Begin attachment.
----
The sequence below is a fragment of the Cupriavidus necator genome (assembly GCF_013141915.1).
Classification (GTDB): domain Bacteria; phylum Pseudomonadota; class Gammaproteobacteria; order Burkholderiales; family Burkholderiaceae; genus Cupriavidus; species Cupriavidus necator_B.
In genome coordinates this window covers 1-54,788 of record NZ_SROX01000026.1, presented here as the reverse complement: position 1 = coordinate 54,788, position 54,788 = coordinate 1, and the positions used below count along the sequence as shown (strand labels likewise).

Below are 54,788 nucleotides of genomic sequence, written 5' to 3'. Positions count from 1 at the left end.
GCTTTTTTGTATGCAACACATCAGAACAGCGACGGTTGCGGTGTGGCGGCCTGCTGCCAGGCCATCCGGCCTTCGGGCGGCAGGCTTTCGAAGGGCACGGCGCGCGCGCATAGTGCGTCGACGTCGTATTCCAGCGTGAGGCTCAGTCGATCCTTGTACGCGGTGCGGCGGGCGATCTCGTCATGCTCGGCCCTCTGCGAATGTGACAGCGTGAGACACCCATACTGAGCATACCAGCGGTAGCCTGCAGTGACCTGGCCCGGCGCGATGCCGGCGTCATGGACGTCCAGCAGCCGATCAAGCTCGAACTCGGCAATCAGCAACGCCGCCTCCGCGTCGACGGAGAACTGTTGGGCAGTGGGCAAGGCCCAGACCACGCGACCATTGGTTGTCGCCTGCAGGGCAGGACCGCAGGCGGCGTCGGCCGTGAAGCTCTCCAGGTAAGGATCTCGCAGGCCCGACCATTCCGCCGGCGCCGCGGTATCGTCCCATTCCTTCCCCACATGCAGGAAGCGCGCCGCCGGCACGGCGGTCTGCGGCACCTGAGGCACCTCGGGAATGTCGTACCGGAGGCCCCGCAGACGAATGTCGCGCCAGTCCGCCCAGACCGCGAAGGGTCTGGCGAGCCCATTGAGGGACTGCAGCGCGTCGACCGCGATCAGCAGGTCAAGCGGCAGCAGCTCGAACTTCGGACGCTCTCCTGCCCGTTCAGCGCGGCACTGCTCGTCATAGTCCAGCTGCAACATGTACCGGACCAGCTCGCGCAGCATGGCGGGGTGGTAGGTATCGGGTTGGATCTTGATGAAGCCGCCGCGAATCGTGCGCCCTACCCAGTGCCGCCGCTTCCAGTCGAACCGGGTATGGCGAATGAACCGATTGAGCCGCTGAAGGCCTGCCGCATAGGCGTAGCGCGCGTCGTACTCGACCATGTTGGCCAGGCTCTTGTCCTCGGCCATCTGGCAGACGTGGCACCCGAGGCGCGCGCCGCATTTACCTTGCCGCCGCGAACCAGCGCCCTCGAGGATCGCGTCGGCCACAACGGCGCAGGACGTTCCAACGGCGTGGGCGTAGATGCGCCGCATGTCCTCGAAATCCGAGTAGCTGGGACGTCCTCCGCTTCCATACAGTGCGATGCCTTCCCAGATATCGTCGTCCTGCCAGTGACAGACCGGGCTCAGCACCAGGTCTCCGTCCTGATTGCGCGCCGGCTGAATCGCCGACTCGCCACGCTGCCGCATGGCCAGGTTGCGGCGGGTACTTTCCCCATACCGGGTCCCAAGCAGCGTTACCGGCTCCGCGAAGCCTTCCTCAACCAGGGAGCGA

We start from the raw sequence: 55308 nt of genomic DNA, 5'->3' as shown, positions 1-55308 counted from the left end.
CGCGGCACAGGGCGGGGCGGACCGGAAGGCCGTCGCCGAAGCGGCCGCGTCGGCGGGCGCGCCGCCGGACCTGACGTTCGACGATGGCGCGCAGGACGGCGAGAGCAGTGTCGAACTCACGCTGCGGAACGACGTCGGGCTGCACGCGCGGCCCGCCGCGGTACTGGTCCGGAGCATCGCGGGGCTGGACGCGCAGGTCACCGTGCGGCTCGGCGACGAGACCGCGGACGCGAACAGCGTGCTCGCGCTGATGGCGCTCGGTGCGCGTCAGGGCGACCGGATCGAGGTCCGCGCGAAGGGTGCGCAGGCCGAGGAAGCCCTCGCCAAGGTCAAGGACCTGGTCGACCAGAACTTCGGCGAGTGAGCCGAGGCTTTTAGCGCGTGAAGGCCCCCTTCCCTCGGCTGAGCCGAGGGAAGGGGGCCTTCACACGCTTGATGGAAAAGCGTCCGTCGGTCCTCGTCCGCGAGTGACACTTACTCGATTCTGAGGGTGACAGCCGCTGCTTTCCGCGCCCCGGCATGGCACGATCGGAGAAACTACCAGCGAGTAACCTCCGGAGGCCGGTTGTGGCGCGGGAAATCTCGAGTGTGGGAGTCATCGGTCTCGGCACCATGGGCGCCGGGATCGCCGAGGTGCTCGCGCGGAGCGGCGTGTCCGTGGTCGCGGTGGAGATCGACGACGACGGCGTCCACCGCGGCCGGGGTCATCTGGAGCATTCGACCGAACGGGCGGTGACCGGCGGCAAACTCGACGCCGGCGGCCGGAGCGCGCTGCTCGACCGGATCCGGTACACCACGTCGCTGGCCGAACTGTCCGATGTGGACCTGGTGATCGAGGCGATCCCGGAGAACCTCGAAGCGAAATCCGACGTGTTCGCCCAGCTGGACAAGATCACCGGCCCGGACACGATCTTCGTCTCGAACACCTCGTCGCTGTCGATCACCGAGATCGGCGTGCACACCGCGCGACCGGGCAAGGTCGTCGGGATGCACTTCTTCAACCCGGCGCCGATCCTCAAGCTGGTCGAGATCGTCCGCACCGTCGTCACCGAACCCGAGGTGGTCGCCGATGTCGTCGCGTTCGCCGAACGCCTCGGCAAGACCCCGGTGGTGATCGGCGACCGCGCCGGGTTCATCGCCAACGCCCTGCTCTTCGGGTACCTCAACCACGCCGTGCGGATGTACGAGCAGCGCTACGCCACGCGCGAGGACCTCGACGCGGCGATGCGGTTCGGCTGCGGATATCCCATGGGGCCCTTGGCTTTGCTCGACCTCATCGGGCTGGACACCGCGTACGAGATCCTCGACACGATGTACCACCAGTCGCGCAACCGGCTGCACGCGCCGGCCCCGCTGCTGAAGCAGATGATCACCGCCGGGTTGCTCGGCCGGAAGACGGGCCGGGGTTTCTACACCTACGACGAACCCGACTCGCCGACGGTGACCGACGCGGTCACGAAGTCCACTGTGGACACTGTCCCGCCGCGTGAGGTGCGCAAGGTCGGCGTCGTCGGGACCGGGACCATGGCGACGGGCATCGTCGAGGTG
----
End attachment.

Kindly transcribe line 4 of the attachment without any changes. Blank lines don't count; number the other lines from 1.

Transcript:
Below are 54,788 nucleotides of genomic sequence, written 5' to 3'. Positions count from 1 at the left end.